Neuromodulation techniques for acute and preventive migraine treatment: a systematic review and meta-analysis of randomized controlled trials.
BACKGROUND: Several neuromodulation methods exists for migraine treatment. The aim of the present study was to perform a systematic review and meta-analysis of randomized controlled trials (RCTs) focusing on migraine treatment using neurostimulation methods.
METHODS: We searched Medline and Embase up to July 1, 2020 for RCTs reporting acute or preventive treatment of migraine with either non-invasive or invasive neurostimulation methods. Two researchers independently assessed the eligibility of the retrieved studies and extracted data. Outcomes for the quantitative synthesis were 2 h pain free for acute treatment and headache days per month for preventive treatment. We performed subgroup analyses by treatment (stimulation method and site of application). Estimates were pooled using random-effects meta-analysis.
RESULTS: Thirty-eight articles were included in the qualitative analysis (7 acute, 31 preventive) and 34 in the quantitative evaluation (6 acute, 28 preventive). Remote electrical neuromodulation (REN) was effective for acute treatment. Data were insufficient to draw conclusions for any other techniques (single studies). Invasive occipital nerve stimulation (ONS) was effective for migraine prevention, with a large effect size but considerable heterogeneity, whereas supra-orbital transcutaneous electrical nerve stimulation (TENS), percutaneous electrical nerve stimulation (PENS), and high-frequency repetitive transcranial magnetic stimulation (rTMS) over the primary motor cortex (M1) were effective, with small to medium effect sizes. Vagus-nerve stimulation, left prefrontal cortex rTMS, and cathodal transcranial direct current stimulation ( tDCS) over the M1 had no significant effect and heterogeneity was high.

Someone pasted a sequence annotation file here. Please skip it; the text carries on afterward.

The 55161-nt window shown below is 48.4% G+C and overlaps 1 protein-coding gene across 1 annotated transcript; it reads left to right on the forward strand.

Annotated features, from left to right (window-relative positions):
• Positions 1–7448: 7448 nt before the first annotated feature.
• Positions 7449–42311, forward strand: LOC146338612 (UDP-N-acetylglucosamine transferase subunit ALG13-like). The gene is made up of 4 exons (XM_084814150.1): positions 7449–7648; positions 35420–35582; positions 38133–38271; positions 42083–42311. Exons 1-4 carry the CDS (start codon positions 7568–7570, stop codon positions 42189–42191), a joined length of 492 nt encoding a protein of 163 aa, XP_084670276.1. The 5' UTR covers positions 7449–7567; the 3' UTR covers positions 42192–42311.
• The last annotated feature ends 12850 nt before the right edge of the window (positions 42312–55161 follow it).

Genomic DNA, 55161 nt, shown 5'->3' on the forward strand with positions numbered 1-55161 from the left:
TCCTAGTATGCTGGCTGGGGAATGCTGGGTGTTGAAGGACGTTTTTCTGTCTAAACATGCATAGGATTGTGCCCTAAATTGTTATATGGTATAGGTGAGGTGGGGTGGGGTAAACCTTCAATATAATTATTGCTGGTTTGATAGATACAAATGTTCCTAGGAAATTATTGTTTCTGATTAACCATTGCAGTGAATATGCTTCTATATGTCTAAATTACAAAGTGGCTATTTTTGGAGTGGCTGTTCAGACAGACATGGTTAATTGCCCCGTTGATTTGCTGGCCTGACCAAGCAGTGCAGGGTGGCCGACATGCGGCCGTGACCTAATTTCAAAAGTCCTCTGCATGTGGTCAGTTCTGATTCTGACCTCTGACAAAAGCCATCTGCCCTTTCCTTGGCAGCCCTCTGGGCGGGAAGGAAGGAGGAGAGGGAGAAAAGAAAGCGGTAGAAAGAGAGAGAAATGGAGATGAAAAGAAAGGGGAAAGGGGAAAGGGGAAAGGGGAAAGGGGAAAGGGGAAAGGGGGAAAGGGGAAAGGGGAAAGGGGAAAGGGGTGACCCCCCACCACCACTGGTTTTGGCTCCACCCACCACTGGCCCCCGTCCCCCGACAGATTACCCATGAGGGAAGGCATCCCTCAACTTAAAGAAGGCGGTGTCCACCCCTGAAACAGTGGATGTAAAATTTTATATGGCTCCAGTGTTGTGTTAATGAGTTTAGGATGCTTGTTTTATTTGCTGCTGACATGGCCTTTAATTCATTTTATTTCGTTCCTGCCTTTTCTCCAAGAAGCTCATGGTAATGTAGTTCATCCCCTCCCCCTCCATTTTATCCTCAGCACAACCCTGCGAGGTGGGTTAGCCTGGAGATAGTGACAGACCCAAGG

CONCLUSION: Several neuromodulation methods are of potential interest for migraine management, but the quality of the evidence is very poor. Future large and well-conducted studies are needed and could improve on the present results.
PMID: 33302882 [PubMed – in process]
J Headache Pain. 2020 Dec 10;21(1):142
Authors: Moisset X, Pereira B, Ciampi de Andrade D, Fontaine D, Lantéri-Minet M, Mawet J